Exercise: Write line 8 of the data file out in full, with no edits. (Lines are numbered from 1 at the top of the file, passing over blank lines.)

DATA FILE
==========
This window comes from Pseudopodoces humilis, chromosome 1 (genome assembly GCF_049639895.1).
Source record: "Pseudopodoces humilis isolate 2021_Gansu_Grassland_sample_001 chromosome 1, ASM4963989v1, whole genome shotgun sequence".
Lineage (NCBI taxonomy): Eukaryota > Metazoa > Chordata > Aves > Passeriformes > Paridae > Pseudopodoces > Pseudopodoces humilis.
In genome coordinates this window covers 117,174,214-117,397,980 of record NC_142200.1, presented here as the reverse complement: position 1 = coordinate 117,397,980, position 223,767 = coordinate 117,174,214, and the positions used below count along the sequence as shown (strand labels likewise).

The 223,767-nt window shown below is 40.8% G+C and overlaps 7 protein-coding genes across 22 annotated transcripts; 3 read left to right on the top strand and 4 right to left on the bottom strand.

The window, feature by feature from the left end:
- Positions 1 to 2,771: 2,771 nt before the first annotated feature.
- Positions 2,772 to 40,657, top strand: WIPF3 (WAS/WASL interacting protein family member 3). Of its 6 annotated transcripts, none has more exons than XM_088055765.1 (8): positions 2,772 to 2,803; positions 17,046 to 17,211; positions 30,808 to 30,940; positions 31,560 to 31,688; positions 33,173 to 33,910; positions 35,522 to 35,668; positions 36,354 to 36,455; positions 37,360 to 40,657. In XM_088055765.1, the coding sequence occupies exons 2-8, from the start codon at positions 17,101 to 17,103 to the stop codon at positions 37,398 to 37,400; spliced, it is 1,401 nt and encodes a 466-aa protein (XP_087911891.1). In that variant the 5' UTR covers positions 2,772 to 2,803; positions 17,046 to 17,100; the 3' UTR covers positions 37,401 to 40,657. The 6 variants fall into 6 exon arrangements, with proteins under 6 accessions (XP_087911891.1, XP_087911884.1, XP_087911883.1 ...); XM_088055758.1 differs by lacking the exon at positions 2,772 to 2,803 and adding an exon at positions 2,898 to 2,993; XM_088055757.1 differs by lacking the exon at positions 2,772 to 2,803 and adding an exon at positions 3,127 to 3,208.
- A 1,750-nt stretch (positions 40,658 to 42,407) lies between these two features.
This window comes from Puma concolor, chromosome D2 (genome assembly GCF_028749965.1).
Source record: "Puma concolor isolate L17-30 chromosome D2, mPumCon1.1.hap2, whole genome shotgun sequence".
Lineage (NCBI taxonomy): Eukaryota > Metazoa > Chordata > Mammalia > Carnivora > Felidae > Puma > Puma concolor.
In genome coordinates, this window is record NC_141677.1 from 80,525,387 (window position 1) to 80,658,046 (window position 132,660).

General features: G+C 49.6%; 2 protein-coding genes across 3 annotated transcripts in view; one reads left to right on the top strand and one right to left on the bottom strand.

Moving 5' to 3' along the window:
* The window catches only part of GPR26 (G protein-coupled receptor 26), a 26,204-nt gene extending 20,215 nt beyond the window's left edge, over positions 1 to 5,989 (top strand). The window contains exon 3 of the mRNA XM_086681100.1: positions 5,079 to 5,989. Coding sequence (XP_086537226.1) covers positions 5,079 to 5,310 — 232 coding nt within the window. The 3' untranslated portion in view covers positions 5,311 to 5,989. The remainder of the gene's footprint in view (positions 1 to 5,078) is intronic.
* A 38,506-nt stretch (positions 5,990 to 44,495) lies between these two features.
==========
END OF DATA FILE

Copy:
- Positions 2,772 to 40,657, top strand: WIPF3 (WAS/WASL interacting protein family member 3). Of its 6 annotated transcripts, none has more exons than XM_088055765.1 (8): positions 2,772 to 2,803; positions 17,046 to 17,211; positions 30,808 to 30,940; positions 31,560 to 31,688; positions 33,173 to 33,910; positions 35,522 to 35,668; positions 36,354 to 36,455; positions 37,360 to 40,657. In XM_088055765.1, the coding sequence occupies exons 2-8, from the start codon at positions 17,101 to 17,103 to the stop codon at positions 37,398 to 37,400; spliced, it is 1,401 nt and encodes a 466-aa protein (XP_087911891.1). In that variant the 5' UTR covers positions 2,772 to 2,803; positions 17,046 to 17,100; the 3' UTR covers positions 37,401 to 40,657. The 6 variants fall into 6 exon arrangements, with proteins under 6 accessions (XP_087911891.1, XP_087911884.1, XP_087911883.1 ...); XM_088055758.1 differs by lacking the exon at positions 2,772 to 2,803 and adding an exon at positions 2,898 to 2,993; XM_088055757.1 differs by lacking the exon at positions 2,772 to 2,803 and adding an exon at positions 3,127 to 3,208.